Caracas

Overview

Introduction

Caracas is a popular place to talk about, although few people think of it as an ideal travel destination these days. Political tensions with Venezuela have made travel difficult for U.S. citizens.

Popular areas such as Plaza Bolivar are hot spots for ongoing political demonstrations, although these are now of a more subdued nature. On a hopeful note, the opposition has announced that it intends to welcome all visitors and promote tourism as it once did, with additional emphasis on adventure and ecotourism.

When stability returns to the country, we hope to see Caracas' tourism industry bounce back. The city's futuristic skyscrapers, fine restaurants, and museums displaying works by Picasso and Matisse are all frequented by residents who sometimes look as if they're ready to pose for Vogue or GQ.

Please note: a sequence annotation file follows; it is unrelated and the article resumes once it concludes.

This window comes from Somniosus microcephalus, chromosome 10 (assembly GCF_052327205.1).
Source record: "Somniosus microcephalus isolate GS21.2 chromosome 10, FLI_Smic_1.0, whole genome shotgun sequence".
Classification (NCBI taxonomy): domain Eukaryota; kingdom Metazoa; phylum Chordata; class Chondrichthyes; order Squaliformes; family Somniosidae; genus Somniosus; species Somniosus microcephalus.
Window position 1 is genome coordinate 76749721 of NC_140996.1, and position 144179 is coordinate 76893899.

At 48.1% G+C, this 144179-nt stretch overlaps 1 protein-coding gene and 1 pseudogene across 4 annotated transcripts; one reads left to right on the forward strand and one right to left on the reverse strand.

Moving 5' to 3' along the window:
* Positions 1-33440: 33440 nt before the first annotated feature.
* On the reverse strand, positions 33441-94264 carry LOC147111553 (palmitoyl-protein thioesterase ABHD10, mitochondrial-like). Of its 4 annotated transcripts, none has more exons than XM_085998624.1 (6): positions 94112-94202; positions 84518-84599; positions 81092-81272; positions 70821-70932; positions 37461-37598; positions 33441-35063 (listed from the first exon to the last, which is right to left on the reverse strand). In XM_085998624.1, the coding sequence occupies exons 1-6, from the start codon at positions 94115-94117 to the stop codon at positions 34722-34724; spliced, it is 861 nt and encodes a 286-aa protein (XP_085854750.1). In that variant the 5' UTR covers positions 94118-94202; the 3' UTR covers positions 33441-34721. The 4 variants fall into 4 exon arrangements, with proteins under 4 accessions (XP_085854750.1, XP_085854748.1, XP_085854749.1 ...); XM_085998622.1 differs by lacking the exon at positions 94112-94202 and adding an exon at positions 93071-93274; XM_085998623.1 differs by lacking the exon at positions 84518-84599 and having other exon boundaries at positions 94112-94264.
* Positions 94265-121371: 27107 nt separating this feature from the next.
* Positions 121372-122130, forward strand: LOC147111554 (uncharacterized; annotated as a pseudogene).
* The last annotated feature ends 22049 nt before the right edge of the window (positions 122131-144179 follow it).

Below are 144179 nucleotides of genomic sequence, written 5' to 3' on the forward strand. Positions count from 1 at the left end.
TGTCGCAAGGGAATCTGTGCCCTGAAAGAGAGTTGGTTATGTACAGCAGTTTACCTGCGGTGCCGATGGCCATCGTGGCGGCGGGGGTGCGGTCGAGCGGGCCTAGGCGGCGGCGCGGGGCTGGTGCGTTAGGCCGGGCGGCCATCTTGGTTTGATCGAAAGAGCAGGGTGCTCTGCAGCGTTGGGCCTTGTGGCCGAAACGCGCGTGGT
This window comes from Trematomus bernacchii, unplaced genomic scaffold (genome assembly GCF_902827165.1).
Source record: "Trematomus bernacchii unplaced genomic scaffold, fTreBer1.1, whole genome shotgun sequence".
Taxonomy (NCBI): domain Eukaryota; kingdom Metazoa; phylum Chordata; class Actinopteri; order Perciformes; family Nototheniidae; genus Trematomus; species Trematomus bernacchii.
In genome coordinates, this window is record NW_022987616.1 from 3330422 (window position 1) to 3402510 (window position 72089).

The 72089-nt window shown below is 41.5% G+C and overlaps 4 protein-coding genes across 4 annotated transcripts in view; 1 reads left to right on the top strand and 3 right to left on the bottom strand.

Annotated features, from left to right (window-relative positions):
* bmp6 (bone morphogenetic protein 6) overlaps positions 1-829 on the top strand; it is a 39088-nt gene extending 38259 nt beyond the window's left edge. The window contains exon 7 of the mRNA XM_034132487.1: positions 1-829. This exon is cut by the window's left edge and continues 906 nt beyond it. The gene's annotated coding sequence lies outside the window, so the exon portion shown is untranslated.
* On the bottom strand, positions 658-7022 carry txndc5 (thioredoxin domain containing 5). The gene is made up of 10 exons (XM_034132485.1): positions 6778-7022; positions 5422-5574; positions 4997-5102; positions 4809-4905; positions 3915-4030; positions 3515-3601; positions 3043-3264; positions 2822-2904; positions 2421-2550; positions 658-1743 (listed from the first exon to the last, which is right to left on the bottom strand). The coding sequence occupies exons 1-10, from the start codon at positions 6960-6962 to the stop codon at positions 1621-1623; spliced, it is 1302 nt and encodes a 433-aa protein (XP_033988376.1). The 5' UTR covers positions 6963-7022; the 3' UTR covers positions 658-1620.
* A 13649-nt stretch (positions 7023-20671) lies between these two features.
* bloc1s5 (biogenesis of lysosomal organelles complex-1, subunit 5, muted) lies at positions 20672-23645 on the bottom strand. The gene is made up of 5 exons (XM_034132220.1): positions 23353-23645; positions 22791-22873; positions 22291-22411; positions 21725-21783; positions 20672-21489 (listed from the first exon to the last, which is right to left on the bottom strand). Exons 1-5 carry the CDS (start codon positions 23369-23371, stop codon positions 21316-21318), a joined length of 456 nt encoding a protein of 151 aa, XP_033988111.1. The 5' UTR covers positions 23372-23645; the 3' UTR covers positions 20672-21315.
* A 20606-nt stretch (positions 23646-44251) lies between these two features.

Caracas is also a city where poverty is widespread and highly visible, in large part a consequence of Chavismo's draconian style of management. More than a third of its inhabitants live in shanties in hills around the city, and street crime is common. With that in mind, Caracas is worth a look, if only to experience a major South American city and its congenial, multiethnic population.

Although travelers who speak fluent Spanish may feel comfortable tackling the city on their own, it's recommended that visitors stick to guided tours, especially for the historic central zone and cultural areas of Bellas Artes.

In the safer and more upscale areas such as Las Mercedes, Los Palos Grandes, Altamira, La Castellana, Chacaito and El Hatillo, tourists can feel more comfortable exploring on foot, although navigation can be difficult if you don't speak Spanish.

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